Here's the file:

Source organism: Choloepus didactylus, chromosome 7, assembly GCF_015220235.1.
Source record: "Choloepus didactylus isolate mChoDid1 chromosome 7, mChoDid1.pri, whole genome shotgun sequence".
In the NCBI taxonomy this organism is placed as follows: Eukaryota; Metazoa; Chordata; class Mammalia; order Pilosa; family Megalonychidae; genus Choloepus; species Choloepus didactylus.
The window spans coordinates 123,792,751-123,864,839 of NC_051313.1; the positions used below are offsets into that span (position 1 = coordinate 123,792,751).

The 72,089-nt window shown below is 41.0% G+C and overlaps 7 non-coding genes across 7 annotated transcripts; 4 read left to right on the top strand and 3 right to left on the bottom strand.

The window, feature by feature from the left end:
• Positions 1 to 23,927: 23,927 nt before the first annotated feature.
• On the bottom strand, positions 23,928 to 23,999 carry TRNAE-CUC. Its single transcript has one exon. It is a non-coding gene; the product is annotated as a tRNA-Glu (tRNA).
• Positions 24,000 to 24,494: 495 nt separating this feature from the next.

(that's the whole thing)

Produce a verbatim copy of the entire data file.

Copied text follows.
Source organism: Choloepus didactylus, chromosome 7, assembly GCF_015220235.1.
Source record: "Choloepus didactylus isolate mChoDid1 chromosome 7, mChoDid1.pri, whole genome shotgun sequence".
In the NCBI taxonomy this organism is placed as follows: Eukaryota; Metazoa; Chordata; class Mammalia; order Pilosa; family Megalonychidae; genus Choloepus; species Choloepus didactylus.
The window spans coordinates 123,792,751-123,864,839 of NC_051313.1; the positions used below are offsets into that span (position 1 = coordinate 123,792,751).

The 72,089-nt window shown below is 41.0% G+C and overlaps 7 non-coding genes across 7 annotated transcripts; 4 read left to right on the top strand and 3 right to left on the bottom strand.

The window, feature by feature from the left end:
• Positions 1 to 23,927: 23,927 nt before the first annotated feature.
• On the bottom strand, positions 23,928 to 23,999 carry TRNAE-CUC. Its single transcript has one exon. It is a non-coding gene; the product is annotated as a tRNA-Glu (tRNA).
• Positions 24,000 to 24,494: 495 nt separating this feature from the next.